Double whammy: Dinosaurs wiped out by one-two death punch delivered by colossal volcanic eruptions AND meteorite impacts
A single massive meteorite strike has always been considered responsible for wiping out the dinosaurs, but now scientists believe most of the creatures had already been killed by colossal eruptions from a volcano range three times bigger than France by the time it struck.
Researchers from Princeton University have found evidence that eruptions from the Deccan Traps, a primeval volcanic range in western India, devastated the Earth 65million years ago producing the largest lava flows in Earth’s history and filling the atmosphere with climate-altering carbon dioxide and sulphur dioxide.
As if this wasn’t bad enough, there were several more meteor strikes and, 300,000 years later, more eruptions that would ultimately make the Earth uninhabitable for 500,000 years.
Hell on Earth: The dinosaurs weren't killed off by a single meteorite strike, but by massive volcanic eruptions
Evidence for the mass extinction being caused by volcanoes comes from a trail of dead plankton the researchers found that spanned half a million years.
The team, led by led by Princeton Professor of Geosciences Gerta Keller, report this month in the Journal of the Geological Society of India that marine sediments from Deccan lava flows show that the population of a plankton species widely used to gauge the fallout of prehistoric catastrophes plummeted nearly 100 per cent in the thousands of years leading up to the mass extinction.
This eradication occurred in sync with the largest eruption phase of the Deccan Traps - the second of three - when the volcanoes pumped the atmosphere full of climate-altering carbon dioxide and sulphur dioxide, the researchers report.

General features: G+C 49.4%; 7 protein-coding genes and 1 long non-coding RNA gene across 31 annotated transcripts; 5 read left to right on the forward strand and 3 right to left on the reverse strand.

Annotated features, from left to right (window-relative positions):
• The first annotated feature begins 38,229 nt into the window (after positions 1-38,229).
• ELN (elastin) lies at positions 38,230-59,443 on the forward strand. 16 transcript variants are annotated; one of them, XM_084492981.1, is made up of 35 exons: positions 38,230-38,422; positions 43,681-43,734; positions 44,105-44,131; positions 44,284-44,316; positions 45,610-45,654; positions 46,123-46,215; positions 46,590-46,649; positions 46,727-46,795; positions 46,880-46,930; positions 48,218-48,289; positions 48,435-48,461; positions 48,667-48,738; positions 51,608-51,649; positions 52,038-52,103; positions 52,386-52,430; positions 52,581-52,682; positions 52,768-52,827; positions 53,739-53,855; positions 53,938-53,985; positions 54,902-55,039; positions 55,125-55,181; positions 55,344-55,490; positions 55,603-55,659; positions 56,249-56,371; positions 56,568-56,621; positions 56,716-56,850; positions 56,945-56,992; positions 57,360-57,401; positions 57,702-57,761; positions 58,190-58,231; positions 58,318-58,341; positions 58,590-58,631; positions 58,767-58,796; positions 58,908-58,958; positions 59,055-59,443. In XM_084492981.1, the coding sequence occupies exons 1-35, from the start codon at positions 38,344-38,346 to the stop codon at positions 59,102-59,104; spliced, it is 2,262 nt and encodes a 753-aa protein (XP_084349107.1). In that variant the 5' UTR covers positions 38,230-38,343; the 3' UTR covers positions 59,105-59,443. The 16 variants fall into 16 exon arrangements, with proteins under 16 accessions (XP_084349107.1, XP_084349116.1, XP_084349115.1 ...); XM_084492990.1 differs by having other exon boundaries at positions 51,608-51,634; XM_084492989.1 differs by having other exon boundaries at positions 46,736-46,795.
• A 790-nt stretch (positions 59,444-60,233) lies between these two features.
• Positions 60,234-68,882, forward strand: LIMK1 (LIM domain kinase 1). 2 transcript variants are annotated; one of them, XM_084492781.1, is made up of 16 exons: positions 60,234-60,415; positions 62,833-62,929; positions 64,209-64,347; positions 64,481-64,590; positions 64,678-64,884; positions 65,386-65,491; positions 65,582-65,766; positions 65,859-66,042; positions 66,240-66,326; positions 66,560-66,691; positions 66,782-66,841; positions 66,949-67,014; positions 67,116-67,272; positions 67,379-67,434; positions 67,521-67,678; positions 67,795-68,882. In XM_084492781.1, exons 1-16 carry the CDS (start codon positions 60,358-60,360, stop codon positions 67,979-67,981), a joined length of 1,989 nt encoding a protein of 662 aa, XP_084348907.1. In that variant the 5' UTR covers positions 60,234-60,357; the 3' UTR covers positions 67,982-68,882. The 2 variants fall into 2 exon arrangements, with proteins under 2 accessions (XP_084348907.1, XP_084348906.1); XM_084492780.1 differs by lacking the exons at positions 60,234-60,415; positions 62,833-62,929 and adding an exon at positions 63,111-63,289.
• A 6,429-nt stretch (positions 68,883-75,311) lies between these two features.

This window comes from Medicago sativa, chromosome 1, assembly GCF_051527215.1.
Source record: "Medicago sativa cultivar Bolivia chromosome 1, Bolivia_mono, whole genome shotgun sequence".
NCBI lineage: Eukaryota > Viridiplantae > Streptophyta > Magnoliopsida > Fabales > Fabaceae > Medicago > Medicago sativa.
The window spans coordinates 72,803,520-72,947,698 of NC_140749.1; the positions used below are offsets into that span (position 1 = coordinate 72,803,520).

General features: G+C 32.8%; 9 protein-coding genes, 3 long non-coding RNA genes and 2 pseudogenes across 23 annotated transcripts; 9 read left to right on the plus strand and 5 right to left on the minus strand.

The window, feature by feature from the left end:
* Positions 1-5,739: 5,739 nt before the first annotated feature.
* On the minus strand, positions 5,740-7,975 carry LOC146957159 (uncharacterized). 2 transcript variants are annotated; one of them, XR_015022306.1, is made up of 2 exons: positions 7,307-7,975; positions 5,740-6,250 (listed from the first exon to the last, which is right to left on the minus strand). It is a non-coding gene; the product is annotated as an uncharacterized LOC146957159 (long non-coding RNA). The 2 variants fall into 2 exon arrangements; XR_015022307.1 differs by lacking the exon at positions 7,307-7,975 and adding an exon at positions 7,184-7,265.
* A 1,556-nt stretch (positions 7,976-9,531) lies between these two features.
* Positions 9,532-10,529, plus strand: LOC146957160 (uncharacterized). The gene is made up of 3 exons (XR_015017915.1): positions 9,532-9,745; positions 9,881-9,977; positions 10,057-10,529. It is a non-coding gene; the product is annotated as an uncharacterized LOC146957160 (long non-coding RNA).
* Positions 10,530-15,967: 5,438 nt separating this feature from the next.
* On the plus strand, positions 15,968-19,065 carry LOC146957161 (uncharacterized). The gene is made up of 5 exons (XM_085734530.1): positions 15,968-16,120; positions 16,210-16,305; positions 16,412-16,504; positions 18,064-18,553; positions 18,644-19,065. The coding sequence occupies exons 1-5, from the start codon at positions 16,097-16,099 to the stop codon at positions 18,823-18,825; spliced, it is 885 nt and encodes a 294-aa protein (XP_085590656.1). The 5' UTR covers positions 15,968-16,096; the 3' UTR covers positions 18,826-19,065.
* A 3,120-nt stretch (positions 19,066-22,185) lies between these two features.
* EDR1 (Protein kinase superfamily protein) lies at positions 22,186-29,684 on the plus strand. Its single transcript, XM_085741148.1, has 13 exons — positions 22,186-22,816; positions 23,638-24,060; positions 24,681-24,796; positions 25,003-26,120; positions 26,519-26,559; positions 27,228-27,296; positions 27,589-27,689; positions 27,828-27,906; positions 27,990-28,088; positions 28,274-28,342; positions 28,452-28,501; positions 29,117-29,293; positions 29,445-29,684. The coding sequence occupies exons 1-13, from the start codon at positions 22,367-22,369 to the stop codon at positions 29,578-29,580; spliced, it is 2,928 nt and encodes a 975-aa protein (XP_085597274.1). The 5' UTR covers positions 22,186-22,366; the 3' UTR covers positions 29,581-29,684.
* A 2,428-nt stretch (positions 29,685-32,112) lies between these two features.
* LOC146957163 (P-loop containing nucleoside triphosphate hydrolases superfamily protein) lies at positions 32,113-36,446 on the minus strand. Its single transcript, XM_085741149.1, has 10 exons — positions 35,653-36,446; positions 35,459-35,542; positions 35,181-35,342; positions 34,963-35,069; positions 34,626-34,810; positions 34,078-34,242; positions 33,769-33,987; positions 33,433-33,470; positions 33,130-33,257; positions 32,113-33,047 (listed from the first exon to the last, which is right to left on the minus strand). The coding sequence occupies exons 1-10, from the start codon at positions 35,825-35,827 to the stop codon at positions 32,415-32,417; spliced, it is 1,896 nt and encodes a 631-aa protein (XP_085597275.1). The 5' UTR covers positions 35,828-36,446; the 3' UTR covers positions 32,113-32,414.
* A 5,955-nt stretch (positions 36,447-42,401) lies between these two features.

The Deccan Traps: Ancient volcanoes here killed off most of the dinosaurs, according to scientists
TIME-LINE OF DESTRUCTION
67.5million years ago
Moderate eruptions from Deccan Traps make Earth a difficult place for dinosaurs to live on.
65million years ago
Massive volcanic eruptions kill 80 per cent of life on Earth – then a meteor the size of Everest strikes, along with several other large space rocks.
300,000 years later
Yet more volcanic eruptions render Earth's environment so hostile that it would take half a million years for life to flourish again.
The less severe third phase of Deccan activity kept the Earth nearly uninhabitable for the next 500,000 years, the researchers report. A substantially weaker first phase occurred roughly 2.5 million years before the second-phase eruptions.
Another group based in Keller's lab found evidence in Indian sediment of a meteorite strike from the time of the mass extinction that would have been sufficient to finish off the few but weakened species that survived the Deccan eruptions, according to a report in the journal Earth and Planetary Science Letters in October.
From this sediment - located in Meghalaya, India, more than 600 miles east of the Deccan Traps – scientists have deduced that Earth during this period was a harsh environment of acid rain and erratic global temperatures.
Taken together, Keller said, the Princeton findings could finally put to rest the theory that the mass-extinction event - known as the Cretaceous-Tertiary, or KT, for the periods it straddles - was triggered solely by a large meteorite impact near Chicxulub in present-day Mexico.
That impact - which occurred around the time of the second-phase Deccan eruptions - is thought to have been two million times more powerful than a hydrogen bomb and generated an enormous dust cloud and gases that radically altered the climate.
Keller has long held that the Chicxulub impact was not catastrophic enough to cause the KT mass extinction - the newest work from her lab, however, shows that the largest Deccan eruptions were.
Once three-times larger than France, the Deccan Traps were a primeval volcanic range in western India that pumped Earth's atmosphere full of climate-altering carbon dioxide and Sulphur dioxide
‘Our work in Meghalaya and the Deccan Traps provides the first one-to-one correlation between the mass extinction and Deccan volcanism,’ said Keller.
‘We demonstrate a clear cause-and-effect relationship that these massive volcanic eruptions were far more destructive than previously thought and could have caused the KT mass extinction even without the addition of large meteorite impacts.
‘But given the environmental instability caused by the massive Deccan eruptions, an impact could easily have killed off the few survivor species at the end of the Cretaceous. It would have been a double whammy.’